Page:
Yet there are always members who leave the meeting as soon as the formal section has finished. Typically, they then won’t be seen again until the following week.

It’s not much different at larger and less frequent events such as Chambers of Commerce. Many people spend time looking to meet as many new people as possible, collecting business cards. Conversations are fleeting, handshakes rushed and elevator pitches exchanged. They then move onto their next contact.

The only way those connections can work is if you develop them over time. That means taking time out of meetings to have better conversations. I often use that time initially just to get to know each other socially. After all, you want people you like and have something in common with in your network. Over time you can then find out more about each other’s business, the challenges you face and the introductions you seek.

Networking groups often impress on their members the need to have regular 1-2-1 meetings with each other away from their events. It’s not enough just to meet once and tick that person off your list, remember that you are looking to develop a relationship and that means regular conversations and staying in touch. It doesn’t just have to be two of you, meet in small groups socially as well.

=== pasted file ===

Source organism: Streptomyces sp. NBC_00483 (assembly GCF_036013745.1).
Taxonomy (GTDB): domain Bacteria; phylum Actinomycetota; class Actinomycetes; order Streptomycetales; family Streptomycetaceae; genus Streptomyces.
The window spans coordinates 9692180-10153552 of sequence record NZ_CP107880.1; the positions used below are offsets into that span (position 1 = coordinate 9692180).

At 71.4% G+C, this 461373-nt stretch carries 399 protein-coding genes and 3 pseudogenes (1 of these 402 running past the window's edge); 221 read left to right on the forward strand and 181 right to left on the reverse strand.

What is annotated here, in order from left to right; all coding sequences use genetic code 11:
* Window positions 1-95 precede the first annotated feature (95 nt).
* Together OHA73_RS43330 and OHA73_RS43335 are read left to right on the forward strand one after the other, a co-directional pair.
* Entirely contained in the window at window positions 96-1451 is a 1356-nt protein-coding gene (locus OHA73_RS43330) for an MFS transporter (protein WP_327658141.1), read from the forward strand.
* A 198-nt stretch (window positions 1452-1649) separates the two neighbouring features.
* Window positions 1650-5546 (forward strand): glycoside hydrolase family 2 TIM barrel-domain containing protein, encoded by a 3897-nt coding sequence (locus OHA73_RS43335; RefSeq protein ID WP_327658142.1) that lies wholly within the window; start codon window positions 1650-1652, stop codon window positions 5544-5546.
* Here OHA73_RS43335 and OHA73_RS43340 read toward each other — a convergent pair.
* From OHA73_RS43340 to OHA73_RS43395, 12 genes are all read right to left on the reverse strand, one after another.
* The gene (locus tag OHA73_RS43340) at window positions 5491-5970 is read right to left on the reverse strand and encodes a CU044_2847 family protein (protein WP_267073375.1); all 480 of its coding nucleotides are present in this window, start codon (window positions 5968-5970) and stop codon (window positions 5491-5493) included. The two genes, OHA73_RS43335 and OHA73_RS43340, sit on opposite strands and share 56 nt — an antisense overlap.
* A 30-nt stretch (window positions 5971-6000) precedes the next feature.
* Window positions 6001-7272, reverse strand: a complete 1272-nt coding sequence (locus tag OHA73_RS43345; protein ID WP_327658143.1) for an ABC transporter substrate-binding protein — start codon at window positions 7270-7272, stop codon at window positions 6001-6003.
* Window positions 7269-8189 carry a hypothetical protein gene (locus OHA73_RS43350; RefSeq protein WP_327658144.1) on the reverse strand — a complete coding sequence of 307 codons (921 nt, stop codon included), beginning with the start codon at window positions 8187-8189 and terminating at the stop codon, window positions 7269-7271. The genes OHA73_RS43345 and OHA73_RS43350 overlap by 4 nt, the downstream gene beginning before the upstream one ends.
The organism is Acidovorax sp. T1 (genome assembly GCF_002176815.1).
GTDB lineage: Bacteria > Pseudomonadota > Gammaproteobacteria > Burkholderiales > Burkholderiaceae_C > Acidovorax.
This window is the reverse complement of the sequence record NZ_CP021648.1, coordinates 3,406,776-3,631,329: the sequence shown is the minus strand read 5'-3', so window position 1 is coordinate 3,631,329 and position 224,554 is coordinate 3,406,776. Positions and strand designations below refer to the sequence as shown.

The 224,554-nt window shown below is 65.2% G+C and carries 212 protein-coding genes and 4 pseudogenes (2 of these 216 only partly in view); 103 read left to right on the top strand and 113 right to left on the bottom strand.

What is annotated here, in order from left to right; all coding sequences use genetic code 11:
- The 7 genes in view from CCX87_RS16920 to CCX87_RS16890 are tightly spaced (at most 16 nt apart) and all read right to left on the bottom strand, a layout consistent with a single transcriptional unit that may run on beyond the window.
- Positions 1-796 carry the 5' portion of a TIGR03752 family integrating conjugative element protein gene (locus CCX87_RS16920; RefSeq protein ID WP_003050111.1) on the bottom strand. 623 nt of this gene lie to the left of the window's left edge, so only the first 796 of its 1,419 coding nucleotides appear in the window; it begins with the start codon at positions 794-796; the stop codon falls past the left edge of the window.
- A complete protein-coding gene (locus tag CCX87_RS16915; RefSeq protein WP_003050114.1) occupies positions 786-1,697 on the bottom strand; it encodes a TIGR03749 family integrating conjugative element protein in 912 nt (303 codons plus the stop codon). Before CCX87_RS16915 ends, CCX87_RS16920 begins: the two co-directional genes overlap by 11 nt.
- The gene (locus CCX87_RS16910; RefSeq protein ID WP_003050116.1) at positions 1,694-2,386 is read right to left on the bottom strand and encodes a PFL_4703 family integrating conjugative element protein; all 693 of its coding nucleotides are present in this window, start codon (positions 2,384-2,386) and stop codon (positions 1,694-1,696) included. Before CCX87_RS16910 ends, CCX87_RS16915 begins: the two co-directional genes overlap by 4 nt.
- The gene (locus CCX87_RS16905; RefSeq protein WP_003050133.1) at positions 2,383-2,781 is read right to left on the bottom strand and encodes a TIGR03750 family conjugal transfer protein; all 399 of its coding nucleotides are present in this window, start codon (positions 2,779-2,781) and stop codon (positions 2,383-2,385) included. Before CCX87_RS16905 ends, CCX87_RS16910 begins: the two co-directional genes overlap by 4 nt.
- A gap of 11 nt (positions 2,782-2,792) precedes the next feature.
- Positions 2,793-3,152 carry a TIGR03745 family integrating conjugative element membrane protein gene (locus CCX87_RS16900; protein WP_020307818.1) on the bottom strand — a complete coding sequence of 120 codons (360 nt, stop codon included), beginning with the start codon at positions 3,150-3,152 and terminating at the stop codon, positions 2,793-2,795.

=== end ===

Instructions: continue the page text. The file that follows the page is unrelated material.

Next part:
Twitter and LinkedIn users are now holding regular ‘Meet Ups’ (or ‘Tweetups for Twitter fans!) so that they can meet face to face. In the UK, Ecademy have been doing this for years.

You will struggle to achieve anything near the potential from your networking if you focus your efforts purely on the events or forums provided by the organisation. Identify people who can justify a place within your network and build the relationship with them.

Networking groups don’t provide referrals. They can, however, introduce you to the people who, over time, will.

Friday, September 04, 2009

Connecting is not Enough....The Newsletter

The latest edition of Connecting is not Enough is available now. Click here to view the newsletter.

This fortnight's spectacular includes:

- Designing your business cards
- Predicting the conversation
- Underpromise and overdeliver

and a man flying through the air into a paddling pool!